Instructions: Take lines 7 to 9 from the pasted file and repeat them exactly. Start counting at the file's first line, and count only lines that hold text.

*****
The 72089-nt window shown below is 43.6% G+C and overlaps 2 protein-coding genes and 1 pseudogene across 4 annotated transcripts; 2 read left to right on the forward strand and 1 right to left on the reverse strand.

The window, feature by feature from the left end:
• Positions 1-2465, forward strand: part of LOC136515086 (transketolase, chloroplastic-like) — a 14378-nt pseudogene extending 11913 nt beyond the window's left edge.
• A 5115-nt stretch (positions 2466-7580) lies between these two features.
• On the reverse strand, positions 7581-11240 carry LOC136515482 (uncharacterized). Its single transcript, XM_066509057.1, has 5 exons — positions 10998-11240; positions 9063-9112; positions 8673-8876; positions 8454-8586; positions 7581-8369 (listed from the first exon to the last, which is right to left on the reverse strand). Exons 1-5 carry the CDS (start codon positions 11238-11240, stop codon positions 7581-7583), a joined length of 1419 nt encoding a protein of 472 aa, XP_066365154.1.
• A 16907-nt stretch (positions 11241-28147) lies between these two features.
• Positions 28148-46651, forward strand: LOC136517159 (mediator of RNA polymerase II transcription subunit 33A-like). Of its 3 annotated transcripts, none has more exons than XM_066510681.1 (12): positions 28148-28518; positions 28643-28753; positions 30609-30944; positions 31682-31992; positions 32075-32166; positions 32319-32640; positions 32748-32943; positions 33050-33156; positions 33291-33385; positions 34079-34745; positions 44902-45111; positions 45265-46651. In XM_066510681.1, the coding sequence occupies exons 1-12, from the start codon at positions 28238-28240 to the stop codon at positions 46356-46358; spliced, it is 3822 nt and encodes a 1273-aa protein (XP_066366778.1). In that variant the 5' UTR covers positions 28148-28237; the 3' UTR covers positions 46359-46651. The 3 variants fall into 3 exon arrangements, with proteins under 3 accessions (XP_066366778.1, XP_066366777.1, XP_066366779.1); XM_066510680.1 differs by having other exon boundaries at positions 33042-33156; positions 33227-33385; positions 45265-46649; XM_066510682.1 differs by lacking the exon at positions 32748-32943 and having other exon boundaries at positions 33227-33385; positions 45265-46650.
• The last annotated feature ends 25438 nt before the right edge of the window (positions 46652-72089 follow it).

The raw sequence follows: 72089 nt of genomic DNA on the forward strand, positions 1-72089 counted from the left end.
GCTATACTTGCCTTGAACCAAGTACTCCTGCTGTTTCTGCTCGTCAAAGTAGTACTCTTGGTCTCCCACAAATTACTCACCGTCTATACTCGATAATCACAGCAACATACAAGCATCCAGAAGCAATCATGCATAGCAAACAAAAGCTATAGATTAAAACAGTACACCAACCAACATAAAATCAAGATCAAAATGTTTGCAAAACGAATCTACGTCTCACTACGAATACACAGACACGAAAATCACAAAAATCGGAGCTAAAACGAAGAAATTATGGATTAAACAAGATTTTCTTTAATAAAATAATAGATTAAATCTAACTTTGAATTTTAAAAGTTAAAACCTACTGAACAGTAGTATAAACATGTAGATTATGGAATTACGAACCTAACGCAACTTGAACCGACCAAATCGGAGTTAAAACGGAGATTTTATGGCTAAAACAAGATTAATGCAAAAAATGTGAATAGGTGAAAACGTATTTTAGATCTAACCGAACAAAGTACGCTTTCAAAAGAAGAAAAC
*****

• Positions 28148-46651, forward strand: LOC136517159 (mediator of RNA polymerase II transcription subunit 33A-like). Of its 3 annotated transcripts, none has more exons than XM_066510681.1 (12): positions 28148-28518; positions 28643-28753; positions 30609-30944; positions 31682-31992; positions 32075-32166; positions 32319-32640; positions 32748-32943; positions 33050-33156; positions 33291-33385; positions 34079-34745; positions 44902-45111; positions 45265-46651. In XM_066510681.1, the coding sequence occupies exons 1-12, from the start codon at positions 28238-28240 to the stop codon at positions 46356-46358; spliced, it is 3822 nt and encodes a 1273-aa protein (XP_066366778.1). In that variant the 5' UTR covers positions 28148-28237; the 3' UTR covers positions 46359-46651. The 3 variants fall into 3 exon arrangements, with proteins under 3 accessions (XP_066366778.1, XP_066366777.1, XP_066366779.1); XM_066510680.1 differs by having other exon boundaries at positions 33042-33156; positions 33227-33385; positions 45265-46649; XM_066510682.1 differs by lacking the exon at positions 32748-32943 and having other exon boundaries at positions 33227-33385; positions 45265-46650.
• The last annotated feature ends 25438 nt before the right edge of the window (positions 46652-72089 follow it).

The raw sequence follows: 72089 nt of genomic DNA on the forward strand, positions 1-72089 counted from the left end.